But can we admit with certainty the historical reality of this evangelistic journey in southern Galilee, which forms one of the characteristic features of the third Gospel? Many modern critics refuse to regard it as historical. They allege:
1. The entire absence of any analogous account in Matthew and Mark. Matthew, indeed, relates only two solitary facts ( Mat 8:19 et seq. and Luk 12:21 et seq.) of all those which Luke describes in the ten chapters of which this section consists, up to the moment when the three narratives again become parallel ( Luk 18:14 ); Mark, not a single one.
2. The visit of Jesus to Martha and Mary, which Luke puts in this journey ( Luk 10:38-42 ), can have taken place only in Judea, at Bethany; likewise the saying, Luke 13:34-35, cannot well have been uttered by Jesus elsewhere than at Jerusalem in the temple ( Mat 23:37-39 ). Do not these errors of time and place cast a more than suspicious light on the narrative of the entire journey? M. Sabatier himself, who thoroughly appreciates the important bearing of this narrative in Luke on the harmony of the four Gospels, nevertheless goes the length of saying: “We see with how many contradictions and material impossibilities this narrative abounds.”
It has been attempted to defend Luke, by alleging that he did not mean to relate a journey, and that this section was only a collection of doctrinal utterances arranged in the order of their subjects, and intended to show the marvellous wisdom of Jesus. It is impossible for us to admit this explanation, with Luke's own words before us, which express and recall from time to time his intention of describing a consecutive journey: Luke 9:51, “He stedfastly set His face to go to Jerusalem; ” Luke 13:22, “He was going through the cities and villages... journeying toward Jerusalem; ” Luke 17:11 (lit. trans.), “And it came to pass, as He went to Jerusalem, that He traversed the country between Samaria and Galilee.”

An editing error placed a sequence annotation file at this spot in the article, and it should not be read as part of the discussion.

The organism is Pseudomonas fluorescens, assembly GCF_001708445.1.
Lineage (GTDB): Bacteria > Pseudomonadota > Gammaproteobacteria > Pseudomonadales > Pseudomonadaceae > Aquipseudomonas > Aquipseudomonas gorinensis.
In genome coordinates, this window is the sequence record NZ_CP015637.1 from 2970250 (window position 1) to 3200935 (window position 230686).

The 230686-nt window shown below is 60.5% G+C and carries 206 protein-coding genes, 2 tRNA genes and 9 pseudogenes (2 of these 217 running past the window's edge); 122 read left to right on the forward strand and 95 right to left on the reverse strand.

Wieseler, taking up an entirely opposite point of view, finds in those three passages the indications of as many individual journeys, which he connects with three journeys to Jerusalem placed by John almost at the same epoch. It is hoped in this way to find the point of support for Luke's narrative in the fourth Gospel, which is wanting to it in the two first. The departure mentioned Luk 9:51 would correspond with the journey of Jesus, Joh 7:1 to John 10:39 (feast of Tabernacles and of Dedication), a journey which terminates in a sojourn in Perea ( Joh 10:40 et seq.). The mention of a journey Luk 13:22 would refer to the journey from Perea to Bethany for the raising of Lazarus, John 11:0, after which Jesus repairs to Ephraim. Finally, the passage Luk 17:11 would correspond with the journey from Ephraim to Jerusalem for the last Passover ( Joh 11:55 ). It would be necessary to admit that Jesus, after His Ephraim sojourn, made a last visit to Galilee, proceeding thither through Samaria (Wieseler translates Luk 17:11 as in E. V., “through the midst of Samaria and Galilee”), then that He returned to Judea through Perea (Matthew 19:0; Mark 10:0).